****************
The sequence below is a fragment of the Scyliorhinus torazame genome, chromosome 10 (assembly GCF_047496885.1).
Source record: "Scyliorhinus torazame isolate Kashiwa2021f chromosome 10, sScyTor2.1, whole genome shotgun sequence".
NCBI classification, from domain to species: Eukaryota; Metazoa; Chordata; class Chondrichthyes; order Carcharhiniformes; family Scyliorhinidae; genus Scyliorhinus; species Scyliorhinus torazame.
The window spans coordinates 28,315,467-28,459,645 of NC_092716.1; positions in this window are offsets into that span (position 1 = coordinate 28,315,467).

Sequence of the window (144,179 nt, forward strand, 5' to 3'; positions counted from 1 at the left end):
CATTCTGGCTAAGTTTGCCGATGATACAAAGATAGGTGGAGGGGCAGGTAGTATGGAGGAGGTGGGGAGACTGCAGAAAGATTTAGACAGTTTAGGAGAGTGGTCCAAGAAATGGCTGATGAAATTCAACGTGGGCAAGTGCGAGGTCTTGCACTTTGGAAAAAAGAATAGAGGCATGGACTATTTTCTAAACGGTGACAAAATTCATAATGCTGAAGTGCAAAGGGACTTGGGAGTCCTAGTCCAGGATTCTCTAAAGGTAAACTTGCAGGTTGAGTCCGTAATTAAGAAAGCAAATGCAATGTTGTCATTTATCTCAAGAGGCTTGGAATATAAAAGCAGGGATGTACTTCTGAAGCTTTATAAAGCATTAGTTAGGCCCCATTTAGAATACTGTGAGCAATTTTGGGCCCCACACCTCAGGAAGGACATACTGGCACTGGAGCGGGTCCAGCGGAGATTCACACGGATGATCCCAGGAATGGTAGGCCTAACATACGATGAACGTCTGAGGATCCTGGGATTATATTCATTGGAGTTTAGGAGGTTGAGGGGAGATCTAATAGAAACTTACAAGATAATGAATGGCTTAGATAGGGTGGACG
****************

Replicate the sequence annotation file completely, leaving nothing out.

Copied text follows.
The sequence below is a fragment of the Scyliorhinus torazame genome, chromosome 10 (assembly GCF_047496885.1).
Source record: "Scyliorhinus torazame isolate Kashiwa2021f chromosome 10, sScyTor2.1, whole genome shotgun sequence".
NCBI classification, from domain to species: Eukaryota; Metazoa; Chordata; class Chondrichthyes; order Carcharhiniformes; family Scyliorhinidae; genus Scyliorhinus; species Scyliorhinus torazame.
The window spans coordinates 28,315,467-28,459,645 of NC_092716.1; positions in this window are offsets into that span (position 1 = coordinate 28,315,467).

Sequence of the window (144,179 nt, forward strand, 5' to 3'; positions counted from 1 at the left end):
CATTCTGGCTAAGTTTGCCGATGATACAAAGATAGGTGGAGGGGCAGGTAGTATGGAGGAGGTGGGGAGACTGCAGAAAGATTTAGACAGTTTAGGAGAGTGGTCCAAGAAATGGCTGATGAAATTCAACGTGGGCAAGTGCGAGGTCTTGCACTTTGGAAAAAAGAATAGAGGCATGGACTATTTTCTAAACGGTGACAAAATTCATAATGCTGAAGTGCAAAGGGACTTGGGAGTCCTAGTCCAGGATTCTCTAAAGGTAAACTTGCAGGTTGAGTCCGTAATTAAGAAAGCAAATGCAATGTTGTCATTTATCTCAAGAGGCTTGGAATATAAAAGCAGGGATGTACTTCTGAAGCTTTATAAAGCATTAGTTAGGCCCCATTTAGAATACTGTGAGCAATTTTGGGCCCCACACCTCAGGAAGGACATACTGGCACTGGAGCGGGTCCAGCGGAGATTCACACGGATGATCCCAGGAATGGTAGGCCTAACATACGATGAACGTCTGAGGATCCTGGGATTATATTCATTGGAGTTTAGGAGGTTGAGGGGAGATCTAATAGAAACTTACAAGATAATGAATGGCTTAGATAGGGTGGACG